Approximately one out of every three non-melanoma skin cancer deaths is attributed to occupational sun exposure, as revealed in a collaborative report by the World Health Organization (WHO) and the International Labour Organization (ILO).
The findings underscore the escalating burden of non-melanoma skin cancer among outdoor workers, encompassing cancers originating in the skin’s outer layers.
The data discloses that in 2019, a staggering 1.6 billion individuals aged 15 and above, constituting 28% of the working-age population, were exposed to solar ultraviolet radiation while engaged in outdoor work.
Tragically, nearly 19,000 people across 183 countries succumbed to non-melanoma skin cancer in the same year due to occupational sun exposure, with males comprising 65% of the casualties.
Dr. Tedros Adhanom Ghebreyesus, the Director-General of WHO, emphasized the significance of addressing this issue, stating, “Unprotected exposure to solar ultraviolet radiation at work is a major cause of occupational skin cancer,” and advocated for effective solutions to shield workers from the sun’s detrimental effects.
The estimates, derived from an analysis of 25 case-control studies involving 286,131 participants across 22 countries and three WHO regions, identify occupational exposure to solar ultraviolet radiation as the third-highest work-related risk factor contributing to global cancer deaths.
Notably, between 2000 and 2019, skin cancer deaths linked to occupational sunlight exposure surged by 88%, escalating from 10,088 to 18,960 deaths.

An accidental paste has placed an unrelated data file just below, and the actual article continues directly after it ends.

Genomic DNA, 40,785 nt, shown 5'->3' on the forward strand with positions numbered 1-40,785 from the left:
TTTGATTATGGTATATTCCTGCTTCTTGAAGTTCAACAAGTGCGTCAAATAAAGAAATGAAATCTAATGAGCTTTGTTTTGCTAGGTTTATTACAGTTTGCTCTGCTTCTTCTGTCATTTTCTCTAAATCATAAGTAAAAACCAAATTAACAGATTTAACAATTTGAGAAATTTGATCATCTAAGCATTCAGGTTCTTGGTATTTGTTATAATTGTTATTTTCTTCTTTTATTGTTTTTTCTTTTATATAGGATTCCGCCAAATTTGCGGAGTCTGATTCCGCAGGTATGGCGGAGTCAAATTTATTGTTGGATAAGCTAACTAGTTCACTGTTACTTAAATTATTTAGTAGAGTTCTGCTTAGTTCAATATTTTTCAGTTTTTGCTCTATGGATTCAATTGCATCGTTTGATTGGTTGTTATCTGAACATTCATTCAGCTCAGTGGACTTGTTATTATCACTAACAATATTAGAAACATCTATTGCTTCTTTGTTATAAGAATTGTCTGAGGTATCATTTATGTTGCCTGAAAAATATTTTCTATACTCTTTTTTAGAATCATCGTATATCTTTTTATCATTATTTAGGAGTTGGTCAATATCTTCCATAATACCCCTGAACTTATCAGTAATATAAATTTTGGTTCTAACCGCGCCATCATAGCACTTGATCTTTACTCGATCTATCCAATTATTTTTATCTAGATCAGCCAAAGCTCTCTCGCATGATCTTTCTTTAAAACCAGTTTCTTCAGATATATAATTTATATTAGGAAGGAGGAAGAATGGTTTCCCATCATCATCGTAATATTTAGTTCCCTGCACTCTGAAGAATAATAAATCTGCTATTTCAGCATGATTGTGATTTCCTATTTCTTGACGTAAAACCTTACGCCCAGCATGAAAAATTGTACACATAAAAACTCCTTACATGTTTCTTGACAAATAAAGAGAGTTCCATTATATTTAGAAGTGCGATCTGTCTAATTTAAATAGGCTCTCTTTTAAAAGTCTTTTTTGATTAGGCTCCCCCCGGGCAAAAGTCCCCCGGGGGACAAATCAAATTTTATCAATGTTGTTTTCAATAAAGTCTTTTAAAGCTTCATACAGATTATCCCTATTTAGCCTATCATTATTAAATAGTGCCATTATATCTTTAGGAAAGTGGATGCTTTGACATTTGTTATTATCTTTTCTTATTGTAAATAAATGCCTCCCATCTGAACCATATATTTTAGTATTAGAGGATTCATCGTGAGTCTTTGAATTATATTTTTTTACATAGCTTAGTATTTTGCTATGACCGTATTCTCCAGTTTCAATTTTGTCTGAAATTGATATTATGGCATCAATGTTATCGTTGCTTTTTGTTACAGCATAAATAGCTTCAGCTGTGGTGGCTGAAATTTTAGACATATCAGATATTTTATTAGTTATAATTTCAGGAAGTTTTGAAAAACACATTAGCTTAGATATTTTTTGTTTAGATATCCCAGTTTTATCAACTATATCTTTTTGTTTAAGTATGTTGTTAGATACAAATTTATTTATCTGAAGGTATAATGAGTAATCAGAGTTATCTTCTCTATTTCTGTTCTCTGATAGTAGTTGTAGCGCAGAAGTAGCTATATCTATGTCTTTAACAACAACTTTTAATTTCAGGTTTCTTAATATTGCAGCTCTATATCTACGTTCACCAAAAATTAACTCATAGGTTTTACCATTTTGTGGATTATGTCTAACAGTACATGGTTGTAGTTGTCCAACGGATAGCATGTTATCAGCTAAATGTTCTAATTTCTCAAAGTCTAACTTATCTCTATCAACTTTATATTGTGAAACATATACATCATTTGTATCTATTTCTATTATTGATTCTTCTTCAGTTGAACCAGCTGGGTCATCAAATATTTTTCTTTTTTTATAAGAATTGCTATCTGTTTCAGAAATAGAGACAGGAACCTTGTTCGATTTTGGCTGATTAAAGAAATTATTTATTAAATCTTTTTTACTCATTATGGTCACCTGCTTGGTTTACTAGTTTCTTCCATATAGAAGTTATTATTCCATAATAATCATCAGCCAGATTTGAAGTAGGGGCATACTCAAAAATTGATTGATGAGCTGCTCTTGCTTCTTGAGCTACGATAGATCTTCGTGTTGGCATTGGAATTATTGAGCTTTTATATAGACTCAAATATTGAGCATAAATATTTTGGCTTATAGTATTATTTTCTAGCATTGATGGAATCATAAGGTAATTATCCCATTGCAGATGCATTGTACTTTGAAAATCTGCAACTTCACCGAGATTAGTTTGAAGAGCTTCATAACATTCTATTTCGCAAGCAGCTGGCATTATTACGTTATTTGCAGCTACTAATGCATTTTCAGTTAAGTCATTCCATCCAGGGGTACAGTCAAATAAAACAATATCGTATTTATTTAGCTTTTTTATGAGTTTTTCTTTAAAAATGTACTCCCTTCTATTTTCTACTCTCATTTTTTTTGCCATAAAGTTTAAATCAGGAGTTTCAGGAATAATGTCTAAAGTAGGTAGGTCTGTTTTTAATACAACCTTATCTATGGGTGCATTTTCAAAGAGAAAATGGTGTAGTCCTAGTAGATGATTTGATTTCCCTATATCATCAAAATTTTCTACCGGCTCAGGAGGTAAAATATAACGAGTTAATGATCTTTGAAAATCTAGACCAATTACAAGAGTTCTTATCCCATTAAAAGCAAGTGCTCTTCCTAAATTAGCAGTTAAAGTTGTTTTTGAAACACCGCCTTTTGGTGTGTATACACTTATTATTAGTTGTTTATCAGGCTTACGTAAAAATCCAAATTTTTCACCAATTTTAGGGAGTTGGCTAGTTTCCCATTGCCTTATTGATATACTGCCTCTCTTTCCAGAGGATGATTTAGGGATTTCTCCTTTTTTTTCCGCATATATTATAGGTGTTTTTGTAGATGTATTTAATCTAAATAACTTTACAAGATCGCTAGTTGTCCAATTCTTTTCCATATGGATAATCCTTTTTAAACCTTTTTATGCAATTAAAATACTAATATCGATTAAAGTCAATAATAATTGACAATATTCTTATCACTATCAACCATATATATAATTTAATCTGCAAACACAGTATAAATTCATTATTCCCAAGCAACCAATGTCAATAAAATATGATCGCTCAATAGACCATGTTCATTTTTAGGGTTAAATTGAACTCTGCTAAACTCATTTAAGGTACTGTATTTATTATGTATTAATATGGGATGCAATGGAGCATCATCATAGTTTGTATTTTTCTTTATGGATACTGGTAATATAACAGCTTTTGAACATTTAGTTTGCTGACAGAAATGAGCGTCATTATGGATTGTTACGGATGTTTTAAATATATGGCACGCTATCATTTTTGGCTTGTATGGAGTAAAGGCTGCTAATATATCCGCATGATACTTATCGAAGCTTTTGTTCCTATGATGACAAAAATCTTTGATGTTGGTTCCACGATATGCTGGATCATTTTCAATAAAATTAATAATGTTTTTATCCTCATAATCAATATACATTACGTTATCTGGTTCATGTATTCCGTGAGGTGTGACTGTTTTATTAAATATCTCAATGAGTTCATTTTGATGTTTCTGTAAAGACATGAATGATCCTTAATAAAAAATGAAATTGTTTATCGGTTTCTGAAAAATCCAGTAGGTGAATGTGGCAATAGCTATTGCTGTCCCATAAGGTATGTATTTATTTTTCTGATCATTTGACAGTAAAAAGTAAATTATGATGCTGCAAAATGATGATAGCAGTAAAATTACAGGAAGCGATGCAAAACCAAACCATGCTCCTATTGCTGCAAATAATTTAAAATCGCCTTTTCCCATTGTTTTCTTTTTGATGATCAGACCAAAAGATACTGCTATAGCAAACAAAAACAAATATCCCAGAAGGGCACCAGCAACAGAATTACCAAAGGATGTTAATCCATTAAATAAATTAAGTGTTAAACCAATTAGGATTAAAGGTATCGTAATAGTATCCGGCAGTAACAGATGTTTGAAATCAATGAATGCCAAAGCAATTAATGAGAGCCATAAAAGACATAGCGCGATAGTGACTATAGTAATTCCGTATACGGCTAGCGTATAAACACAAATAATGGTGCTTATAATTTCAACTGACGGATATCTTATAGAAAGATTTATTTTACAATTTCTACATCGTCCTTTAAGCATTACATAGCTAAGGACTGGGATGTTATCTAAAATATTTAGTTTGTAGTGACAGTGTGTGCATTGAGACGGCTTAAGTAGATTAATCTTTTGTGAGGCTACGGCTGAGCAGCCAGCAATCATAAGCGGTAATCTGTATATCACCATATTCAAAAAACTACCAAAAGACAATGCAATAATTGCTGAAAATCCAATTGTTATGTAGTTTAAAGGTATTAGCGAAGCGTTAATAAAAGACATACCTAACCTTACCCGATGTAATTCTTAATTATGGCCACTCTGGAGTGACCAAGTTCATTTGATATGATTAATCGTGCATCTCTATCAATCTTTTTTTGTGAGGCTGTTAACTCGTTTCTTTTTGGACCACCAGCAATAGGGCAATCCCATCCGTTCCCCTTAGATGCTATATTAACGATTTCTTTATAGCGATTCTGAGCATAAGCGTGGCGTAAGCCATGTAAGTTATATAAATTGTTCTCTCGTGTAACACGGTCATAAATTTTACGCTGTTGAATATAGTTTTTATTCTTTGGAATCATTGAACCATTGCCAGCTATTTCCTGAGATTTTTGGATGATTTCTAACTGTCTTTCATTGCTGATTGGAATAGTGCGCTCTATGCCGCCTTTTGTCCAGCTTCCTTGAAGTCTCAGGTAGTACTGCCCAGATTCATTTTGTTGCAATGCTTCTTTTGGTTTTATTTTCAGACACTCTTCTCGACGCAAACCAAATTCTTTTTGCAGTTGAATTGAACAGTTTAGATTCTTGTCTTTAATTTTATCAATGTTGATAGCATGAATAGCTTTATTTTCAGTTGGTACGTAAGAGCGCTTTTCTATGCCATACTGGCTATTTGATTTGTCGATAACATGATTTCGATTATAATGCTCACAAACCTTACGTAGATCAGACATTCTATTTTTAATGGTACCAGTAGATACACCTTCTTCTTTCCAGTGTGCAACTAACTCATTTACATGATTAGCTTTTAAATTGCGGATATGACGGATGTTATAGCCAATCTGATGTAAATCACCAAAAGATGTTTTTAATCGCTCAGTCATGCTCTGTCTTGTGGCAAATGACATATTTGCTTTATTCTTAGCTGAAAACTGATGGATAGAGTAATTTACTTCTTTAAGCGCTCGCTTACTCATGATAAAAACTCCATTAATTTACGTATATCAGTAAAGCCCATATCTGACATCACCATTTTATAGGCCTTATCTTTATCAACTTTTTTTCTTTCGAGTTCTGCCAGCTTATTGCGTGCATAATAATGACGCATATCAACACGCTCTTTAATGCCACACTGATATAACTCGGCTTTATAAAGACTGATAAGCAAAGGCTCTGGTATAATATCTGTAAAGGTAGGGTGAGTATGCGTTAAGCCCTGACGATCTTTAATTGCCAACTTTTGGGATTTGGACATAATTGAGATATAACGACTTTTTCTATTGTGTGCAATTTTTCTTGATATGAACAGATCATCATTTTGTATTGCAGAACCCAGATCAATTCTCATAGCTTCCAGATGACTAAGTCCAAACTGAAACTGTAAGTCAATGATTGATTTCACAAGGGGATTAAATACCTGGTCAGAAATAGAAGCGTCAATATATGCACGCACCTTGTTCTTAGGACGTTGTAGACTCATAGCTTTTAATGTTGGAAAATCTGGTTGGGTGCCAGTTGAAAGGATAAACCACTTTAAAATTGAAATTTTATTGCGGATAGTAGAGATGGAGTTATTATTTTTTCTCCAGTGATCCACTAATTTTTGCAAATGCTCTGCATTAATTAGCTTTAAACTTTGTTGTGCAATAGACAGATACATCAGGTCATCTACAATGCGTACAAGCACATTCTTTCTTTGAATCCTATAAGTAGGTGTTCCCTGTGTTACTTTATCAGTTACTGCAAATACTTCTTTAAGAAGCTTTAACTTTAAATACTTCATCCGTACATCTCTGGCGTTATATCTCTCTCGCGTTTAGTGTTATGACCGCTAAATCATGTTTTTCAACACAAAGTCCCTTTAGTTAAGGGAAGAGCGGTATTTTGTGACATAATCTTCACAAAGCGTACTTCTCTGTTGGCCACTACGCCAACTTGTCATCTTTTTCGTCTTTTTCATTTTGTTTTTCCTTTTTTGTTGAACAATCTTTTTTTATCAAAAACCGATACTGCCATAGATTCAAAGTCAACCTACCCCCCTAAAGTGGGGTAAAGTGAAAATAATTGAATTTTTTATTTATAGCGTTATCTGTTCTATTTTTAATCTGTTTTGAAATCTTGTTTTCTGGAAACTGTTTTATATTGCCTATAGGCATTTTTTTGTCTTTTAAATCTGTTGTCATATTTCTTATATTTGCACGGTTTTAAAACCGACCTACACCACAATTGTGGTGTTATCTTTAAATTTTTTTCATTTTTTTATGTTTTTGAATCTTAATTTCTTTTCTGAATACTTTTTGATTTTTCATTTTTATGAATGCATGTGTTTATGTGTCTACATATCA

Gilbert F. Houngbo, ILO Director-General, underscored the importance of ensuring a safe working environment and asserted that fatalities resulting from unprotected solar ultraviolet radiation exposure are largely preventable through cost-effective measures.
He urged collaboration among governments, employers, workers, and their representatives to establish comprehensive rights, responsibilities, and duties aimed at mitigating the occupational risk of UV exposure.
Calling for immediate action, WHO advocates for enhanced protection for outdoor workers engaged in sun-exposed occupations. Recognizing that skin cancer manifests after prolonged exposure, the organization emphasizes the necessity of safeguarding workers from solar ultraviolet radiation starting from a young working age.
Governments are urged to institute, enforce, and implement policies and regulations designed to shield outdoor workers from sun-induced skin cancer.
These measures include providing shade, adjusting working hours to avoid solar noon, delivering education and training, and equipping workers with protective gear such as broad-brimmed hats, long-sleeved shirts, and long trousers.
In a collaborative effort, WHO, ILO, the World Meteorological Organization, and the United Nations Environment Programme have launched the SunSmart Global UV App.
This app enables outdoor workers to estimate their exposure to solar ultraviolet radiation, facilitating proactive measures to minimize risk.
Additionally, initiatives to reduce skin cancer risks involve heightening workers’ awareness of when occupational exposure to solar ultraviolet radiation occurs and its correlation with skin cancer.
Providing services and programs for the early detection of skin cancer further contributes to comprehensive efforts aimed at safeguarding the health of outdoor workers.